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Dunford Dismisses Reports Of An Imminent Afghanistan Drawdown As 'Rumors'
Chairman of the Joint Chiefs of Staff Gen. Joseph Dunford appeared to dismiss reports that President Donald Trump has ordered the withdrawal of some 7,000 U.S. service members from Afghanistan as "rumors" during a USO holiday event on Monday.
- “There’s all kinds of rumors swirling around,” Marine Gen. Joseph Dunford told U.S. forces at Camp Dahlke West during the event there, Stars and Stripes reports. “The mission you have today is the same as the mission you had yesterday.”
- Dunford's comment came one day after Army Gen. Scott Miller, the commander of U.S. Forces-Afghanistan, stated that he had received "no orders" to withdraw U.S. forces from the country yet.
- "I have no orders, so nothing has changed," Miller said during a meeting with the with the governor of the Nangarhar province. "But if I do get orders, I think it is important for you to know that we are still with the security forces. Even if I have to get a little bit smaller, we will be okay."
- NBC News reported at the end of November that Trump had planned on withdrawing all U.S. troops from Afghanistan by the 2020 presidential election.
- Just weeks before news of Trump's imminent drawdown broke, Dunford had warned during an event organized by the Washington Post that a sudden pull-out could prove disastrous.
- “Were we not to put the pressure on Al-Qaeda, ISIS (Daesh) and other groups in the region we are putting on today, it is our assessment that, in a period of time their capability would reconstitute, and they have today the intent, and in the future, they would have the capability to do what we saw on 9/11," he said.
Tom Delonge has been speculating about aliens for years. According to Vulture, he quit Blink 182, the band he founded, years ago to "expose the truth about aliens," and he founded To The Stars Academy of Arts and Sciences "to advance society's understanding of scientific phenomena and its technological implications" — or, in simpler terms, to research UFOs and extraterrestrial life.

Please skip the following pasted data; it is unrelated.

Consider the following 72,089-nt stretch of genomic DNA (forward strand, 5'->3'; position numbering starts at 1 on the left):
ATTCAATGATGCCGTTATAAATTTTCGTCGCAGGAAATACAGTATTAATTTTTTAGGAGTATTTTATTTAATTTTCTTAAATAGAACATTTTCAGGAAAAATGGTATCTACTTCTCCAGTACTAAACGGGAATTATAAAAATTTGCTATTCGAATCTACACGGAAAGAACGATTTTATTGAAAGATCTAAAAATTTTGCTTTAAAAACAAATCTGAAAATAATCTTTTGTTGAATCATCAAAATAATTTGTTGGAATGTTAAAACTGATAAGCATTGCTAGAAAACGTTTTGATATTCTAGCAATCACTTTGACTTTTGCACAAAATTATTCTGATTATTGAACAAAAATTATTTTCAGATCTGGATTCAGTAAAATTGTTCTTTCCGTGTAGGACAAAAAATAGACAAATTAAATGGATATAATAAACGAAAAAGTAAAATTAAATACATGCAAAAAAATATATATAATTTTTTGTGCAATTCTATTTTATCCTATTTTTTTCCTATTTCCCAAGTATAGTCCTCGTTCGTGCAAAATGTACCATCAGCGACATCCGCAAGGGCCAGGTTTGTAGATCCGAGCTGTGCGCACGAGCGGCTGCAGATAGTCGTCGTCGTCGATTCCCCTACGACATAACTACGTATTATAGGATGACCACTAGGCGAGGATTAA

A tentative plan to build 20 miles of extra border wall in Arizona, on top of the already approved 100-plus miles, was put on hold Monday by the Pentagon.
Federal officials hoped to build the extra 20 miles of wall in the Border Patrol's Tucson and Yuma sectors. The Army Corps of Engineers said late last month that funds would come from other wall contracts that might cost less than expected. But those savings did not materialize, according to documents filed Monday in federal court in Washington, D.C.
Iran's top diplomat threatened an "all-out war" Thursday with the U.S. or Saudi Arabia if either country launches a retaliatory strike over a drone and missile attack on oil reserves that sent energy prices soaring.
Tehran's tough-talking foreign minister, Mohammad Javad Zarif, threw the gauntlet down, promising a battle that would go on "to the last American soldier."
Former Army EOD tech gets 5 years probation for trying to sell guns and explosives to buyers in Mexico
After a pair of Army explosive ordnance disposal technicians were indicted on federal charges for attempting to sell weapons and explosives to smugglers headed to Mexico, one of the two men involved has been sentenced after taking a plea deal, according to court documents filed on Wednesday.
JALALABAD, Afghanistan (Reuters) - A U.S. drone strike intended to hit an Islamic State (IS) hideout in Afghanistan killed at least 30 civilians resting after a day's labor in the fields, officials said on Thursday.
The attack on Wednesday night also injured 40 people after accidentally targeting farmers and laborers who had just finished collecting pine nuts at mountainous Wazir Tangi in eastern Nangarhar province, three Afghan officials told Reuters.
"The workers had lit a bonfire and were sitting together when a drone targeted them," tribal elder Malik Rahat Gul told Reuters by telephone from Wazir Tangi.